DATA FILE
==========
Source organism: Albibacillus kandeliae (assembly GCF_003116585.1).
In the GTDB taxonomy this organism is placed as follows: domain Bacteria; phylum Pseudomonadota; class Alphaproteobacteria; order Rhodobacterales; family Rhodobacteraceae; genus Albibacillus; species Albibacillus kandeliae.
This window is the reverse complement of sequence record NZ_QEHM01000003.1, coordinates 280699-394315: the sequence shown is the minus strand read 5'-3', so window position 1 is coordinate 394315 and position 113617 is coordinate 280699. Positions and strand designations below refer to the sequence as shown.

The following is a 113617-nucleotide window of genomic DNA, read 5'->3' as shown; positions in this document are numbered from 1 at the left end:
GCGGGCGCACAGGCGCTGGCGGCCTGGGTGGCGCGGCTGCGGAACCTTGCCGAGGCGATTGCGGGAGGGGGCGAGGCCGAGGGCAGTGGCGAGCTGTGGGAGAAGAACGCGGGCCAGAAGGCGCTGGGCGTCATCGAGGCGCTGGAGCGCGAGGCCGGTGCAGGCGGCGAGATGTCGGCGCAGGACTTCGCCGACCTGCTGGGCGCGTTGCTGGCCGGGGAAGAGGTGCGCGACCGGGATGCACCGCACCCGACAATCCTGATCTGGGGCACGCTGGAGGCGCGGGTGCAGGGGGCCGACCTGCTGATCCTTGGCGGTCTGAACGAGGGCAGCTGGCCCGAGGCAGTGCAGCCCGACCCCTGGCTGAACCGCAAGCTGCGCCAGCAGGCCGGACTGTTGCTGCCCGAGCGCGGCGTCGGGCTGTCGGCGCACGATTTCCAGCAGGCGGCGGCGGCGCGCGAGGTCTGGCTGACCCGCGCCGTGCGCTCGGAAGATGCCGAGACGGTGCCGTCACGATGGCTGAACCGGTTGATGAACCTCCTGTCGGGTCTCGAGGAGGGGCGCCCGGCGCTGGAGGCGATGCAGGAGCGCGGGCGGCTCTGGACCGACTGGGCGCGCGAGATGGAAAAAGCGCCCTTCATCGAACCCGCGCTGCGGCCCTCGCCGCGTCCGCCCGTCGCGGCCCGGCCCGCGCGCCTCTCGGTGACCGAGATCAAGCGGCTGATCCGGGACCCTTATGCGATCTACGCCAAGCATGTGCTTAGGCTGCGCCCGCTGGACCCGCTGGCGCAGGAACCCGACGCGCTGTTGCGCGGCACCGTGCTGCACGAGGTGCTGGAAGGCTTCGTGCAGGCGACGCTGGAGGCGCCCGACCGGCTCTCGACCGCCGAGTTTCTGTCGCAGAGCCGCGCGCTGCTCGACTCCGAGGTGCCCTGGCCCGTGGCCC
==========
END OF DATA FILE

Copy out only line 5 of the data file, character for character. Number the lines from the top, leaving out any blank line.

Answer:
GCGGGCGCACAGGCGCTGGCGGCCTGGGTGGCGCGGCTGCGGAACCTTGCCGAGGCGATTGCGGGAGGGGGCGAGGCCGAGGGCAGTGGCGAGCTGTGGGAGAAGAACGCGGGCCAGAAGGCGCTGGGCGTCATCGAGGCGCTGGAGCGCGAGGCCGGTGCAGGCGGCGAGATGTCGGCGCAGGACTTCGCCGACCTGCTGGGCGCGTTGCTGGCCGGGGAAGAGGTGCGCGACCGGGATGCACCGCACCCGACAATCCTGATCTGGGGCACGCTGGAGGCGCGGGTGCAGGGGGCCGACCTGCTGATCCTTGGCGGTCTGAACGAGGGCAGCTGGCCCGAGGCAGTGCAGCCCGACCCCTGGCTGAACCGCAAGCTGCGCCAGCAGGCCGGACTGTTGCTGCCCGAGCGCGGCGTCGGGCTGTCGGCGCACGATTTCCAGCAGGCGGCGGCGGCGCGCGAGGTCTGGCTGACCCGCGCCGTGCGCTCGGAAGATGCCGAGACGGTGCCGTCACGATGGCTGAACCGGTTGATGAACCTCCTGTCGGGTCTCGAGGAGGGGCGCCCGGCGCTGGAGGCGATGCAGGAGCGCGGGCGGCTCTGGACCGACTGGGCGCGCGAGATGGAAAAAGCGCCCTTCATCGAACCCGCGCTGCGGCCCTCGCCGCGTCCGCCCGTCGCGGCCCGGCCCGCGCGCCTCTCGGTGACCGAGATCAAGCGGCTGATCCGGGACCCTTATGCGATCTACGCCAAGCATGTGCTTAGGCTGCGCCCGCTGGACCCGCTGGCGCAGGAACCCGACGCGCTGTTGCGCGGCACCGTGCTGCACGAGGTGCTGGAAGGCTTCGTGCAGGCGACGCTGGAGGCGCCCGACCGGCTCTCGACCGCCGAGTTTCTGTCGCAGAGCCGCGCGCTGCTCGACTCCGAGGTGCCCTGGCCCGTGGCCC